Toshiba 39L1350U LED TV Review

Beware of deal

6.4 Tested by Experts
  • The Toshiba 39L1350U is better than 54% of the televisions we tested.
  • It is better than 54% of the LED televisions we have tested.
  • It is better than 59% of the LCD televisions we have tested.
  • This product is scored relative to other tvs we've tested. Learn more.


The L1350U series from Toshiba provides bright TVs for thrifty buyers. By omitting bows and frills such as 3D and WiFi, even the 50-inch version sells for under the $1000 mark (by $300). This line comes in 23-, 29-, 32-, 39-, and 50-inch sizes.

Before your eyes turn to dollar signs you should read on, though; while the 39-inch model we tested (MSRP $499.99) actually sort of astonished us with its hefty contrast, the color performance sobered us back up in a jiffy—and that's just one of several significant problems we noted with this TV's picture.


Almost fell asleep trying to write this Design sub-header

If you asked your toddler to draw a TV, that lil' baby would come up with the same design stratagem that Toshiba did. The black rectangular stand has a matte finish and collects dust in its free time. The black rectangular panel has shiny bezels that aren't particularly thin, and a little circle that glows green when you turn the TV on. This is not an ugly TV, it's just uninventive. The remote fits right in, free of any glowing features or helpful colors (aside from the red power button).

This is not an ugly TV, it's just uninventive.

From a utilitarian standpoint, however, things aren't so bleak. For one thing, the 39-inch L1350U barely weighs a thing—with the stand, just 17 pounds. I could easily move this display from room to room unassisted, pretending to be strong. For connections, look to the left side of the panel. Facing out on the side are on-set controls, an HDMI in, and a USB port. On the back of the same side, also facing out, users will discover two more HDMI ports, a PC audio in, a digital audio out, a PC in (VGA), an antenna hookup, and shared composite/component ports.



Features? Where?

Everyone knows that when you spare your billfold a beating, you also lose out on fancy frills. Along with the TV's dull design, you must also suffer the absence of 3D, internet capabilities, and glow-in-the-dark objects, the latter of which stings the most. Nor will you find an actual equalizer or extensive picture controls.

When you spare your billfold a beating, you also lose out on fancy frills.

What does that leave you with? The L1350U does have a single USB port, but whether you're willing to withstand the withered, doddering interface is up to you. I tried opening up some photos from a thumb drive and had to wait patiently while the TV struggled to load icons for each file. Did I mistakenly ask it to load a satellite image of the Mayan ruins? Holy stars. I'll save you some time: Don't try to use this feature if you have somewhere to be.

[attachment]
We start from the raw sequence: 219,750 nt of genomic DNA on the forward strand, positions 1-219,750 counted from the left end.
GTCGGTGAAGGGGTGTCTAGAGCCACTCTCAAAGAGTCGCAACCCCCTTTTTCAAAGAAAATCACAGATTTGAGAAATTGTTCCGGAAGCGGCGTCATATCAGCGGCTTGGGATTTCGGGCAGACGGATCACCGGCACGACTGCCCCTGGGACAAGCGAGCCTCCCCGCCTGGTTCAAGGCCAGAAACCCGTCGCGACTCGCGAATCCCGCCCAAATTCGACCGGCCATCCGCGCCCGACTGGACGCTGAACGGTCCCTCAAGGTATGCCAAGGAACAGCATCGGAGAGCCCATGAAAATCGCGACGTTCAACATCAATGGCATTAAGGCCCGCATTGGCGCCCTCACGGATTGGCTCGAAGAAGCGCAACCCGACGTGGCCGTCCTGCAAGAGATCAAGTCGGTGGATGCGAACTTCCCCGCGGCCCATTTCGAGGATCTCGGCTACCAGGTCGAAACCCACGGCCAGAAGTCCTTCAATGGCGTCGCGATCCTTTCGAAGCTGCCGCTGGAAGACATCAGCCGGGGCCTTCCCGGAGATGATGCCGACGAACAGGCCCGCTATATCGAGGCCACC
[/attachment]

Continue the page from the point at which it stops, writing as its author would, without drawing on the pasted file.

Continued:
This series also features Toshiba's "half mute" function, which cuts volume in half with one click, and mutes sound entirely with another. Then there is DynaLight, which adjusts backlight according to content, and HDMI-CEC, which communicates with Toshiba disc players so that users can control them using a single remote.


Amazingly deep blacks, but beleaguered by crummy color

In short, the L1350U does not deserve a golden TV trophy. When testing began, there were some initial surprises; this TV lights up like a beacon, and swoops into some impressive black levels as well. Deep black levels? This is rare for LCDs in general, and even more so for budget models like this one. With such a generous array of darks and lights at its disposal, the L1350U finds itself well-equipped for the task of rendering detailed, lifelike images.

Why does Kristen Bell's head look like a ball of Silly Putty?

Well then why did Kristen Bell's head look like a ball of Silly Putty? When color tests got underway, the answer became clear. This TV does not produce accurate colors; reds are underemphasized, and blues are too vibrant. On top of this, visible temperature errors cast an orange tint across the entire greyscale, and whites appear a bit blue at times.

And if you think the tomatos stop flying there, they don't; the viewing angle on this LED follows the technology's trend, meaning it's narrow. If you sit too far from the center, you will begin to lose that wonderful contrast we mentioned a moment ago. But perhaps the worst aspect of the L1350U's performance was its motion. Fast-moving, detailed objects suffered a juddering, blurry effect. Given these last two failings, this display is certainly not a great choice for sports lovers.

Final Thoughts

More of a bust than a bargain

It's frustrating that such spectacular contrast on an affordable TV should go to waste like this. The L1350U (MSRP $499.99) renders some truly beautiful blacks, but its colors just can't keep up. How sad! Like a magnificent race horse with a fear of circles... But in practical terms, regular content appeared washed out and unrealistic, and even Blu-ray discs lacked vibrancy of color. What a waste!

Don't be wooed by this TV's pretty price tag. Trading greenbacks for goodies is one thing—not everyone needs 3D—but when it comes to picture quality, don't settle for this. Even in the bargain bin, there are better TVs than the L1350U. In Your Inbox

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